Currently slated for a launch in June 2027 and arrival at Titan in 2034, Dragonfly is the second NASA-commissioned planetary exploration rotorcraft after the Ingenuity helicopter, which landed on Mars slung beneath Perseverance in 2021. During the 32 flights Ingenuity has made as of September, it has demonstrated the sheer usefulness of dispatching a camera-equipped air scout to assess terrain for potential sampling. And underscoring this success, in a change to NASA’s Mars Sample Return program, mission planners announced in July they’ve decided to send two new uprated “Ingenuity-class” helicopters aboard MSR’s Sample Retrieval Lander, scheduled to launch toward Mars in 2028. Unlike the first Ingenuity, each would be equipped with wheels so they could traverse the surface and robot arms so they could grasp and carry sample test tubes — basically assisting Perseverance when needed.

And there is fruitful cooperation between the rotorcraft teams at APL and NASA’s Jet Propulsion Laboratory, where Ingenuity was built and tested: “As we’ve been developing Dragonfly, we’ve had a lot of really good, healthy interactions with the Ingenuity team,” Hibbard says. “They’ve been very supportive of us, and we’ve learned lessons from them. And some of their chief engineers are on our review boards.”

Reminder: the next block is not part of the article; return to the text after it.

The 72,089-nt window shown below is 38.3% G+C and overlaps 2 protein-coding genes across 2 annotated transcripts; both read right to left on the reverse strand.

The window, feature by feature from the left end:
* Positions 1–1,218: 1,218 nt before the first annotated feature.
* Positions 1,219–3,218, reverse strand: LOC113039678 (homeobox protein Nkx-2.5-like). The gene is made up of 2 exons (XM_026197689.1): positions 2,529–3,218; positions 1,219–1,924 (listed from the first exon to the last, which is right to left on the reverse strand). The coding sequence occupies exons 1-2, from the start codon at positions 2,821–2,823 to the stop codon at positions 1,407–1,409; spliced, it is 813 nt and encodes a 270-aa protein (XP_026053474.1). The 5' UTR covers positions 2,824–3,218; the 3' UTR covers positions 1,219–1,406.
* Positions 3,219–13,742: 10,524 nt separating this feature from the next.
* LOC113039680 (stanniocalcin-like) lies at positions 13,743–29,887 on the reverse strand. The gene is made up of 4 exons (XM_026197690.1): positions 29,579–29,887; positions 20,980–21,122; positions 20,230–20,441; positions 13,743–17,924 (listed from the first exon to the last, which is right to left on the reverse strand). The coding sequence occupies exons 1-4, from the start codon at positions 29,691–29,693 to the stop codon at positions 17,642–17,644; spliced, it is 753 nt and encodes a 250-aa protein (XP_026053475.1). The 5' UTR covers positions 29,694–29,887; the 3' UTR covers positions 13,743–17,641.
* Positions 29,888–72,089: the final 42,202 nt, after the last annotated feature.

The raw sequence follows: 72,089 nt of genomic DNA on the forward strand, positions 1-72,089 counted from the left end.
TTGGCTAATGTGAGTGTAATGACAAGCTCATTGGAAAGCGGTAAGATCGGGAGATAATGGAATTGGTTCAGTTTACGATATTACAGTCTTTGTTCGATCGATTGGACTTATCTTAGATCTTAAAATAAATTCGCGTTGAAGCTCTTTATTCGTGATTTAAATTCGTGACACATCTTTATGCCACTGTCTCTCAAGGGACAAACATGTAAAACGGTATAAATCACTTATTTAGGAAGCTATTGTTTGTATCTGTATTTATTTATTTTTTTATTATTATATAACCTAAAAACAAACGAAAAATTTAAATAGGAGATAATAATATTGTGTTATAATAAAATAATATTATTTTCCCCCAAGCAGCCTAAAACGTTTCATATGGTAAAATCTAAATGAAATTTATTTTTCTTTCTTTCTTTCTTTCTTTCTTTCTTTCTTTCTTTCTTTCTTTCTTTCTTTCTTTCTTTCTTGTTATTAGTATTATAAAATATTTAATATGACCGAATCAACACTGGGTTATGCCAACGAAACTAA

Indeed, Dragonfly’s major subsystems faced preliminary design review analyses in July and August. So what does Dragonfly currently look like?

Dragonfly [See diagram] comprises a lander body supported on skids, measuring 2.4 meters high from the ground to the top of a deployable high-gain antenna used for communicating with Earth. Four outriggers, each carrying two motors and two rotors, project from each side of the lander body, making the 450-kilogram octocopter 3.7 meters wide. And from the nose to the MMRTG containment capsule at the rear, it also measures 3.7 meters.

One of the issues under the microscope is how, in Titan’s excruciatingly cold ambient temperatures of minus 180 Celsius, Dragonfly’s electronics inside that lander body can be kept anywhere near warm enough to function well. On Mars, by comparison, Ingenuity basks in a toasty minus 60 C.

An early problem the Dragonfly engineering team overcame was how to customize its MMRTG power source. As supplied, the unit normally comprises a cylinder containing a radioactive heat source and thermocouples that use a semiconductor junction to convert heat into a current, generating 110 watts of electricity. Fins the length of the cylinder usually radiate away waste heat. 

On ultra-frigid Titan, however, heat is valuable.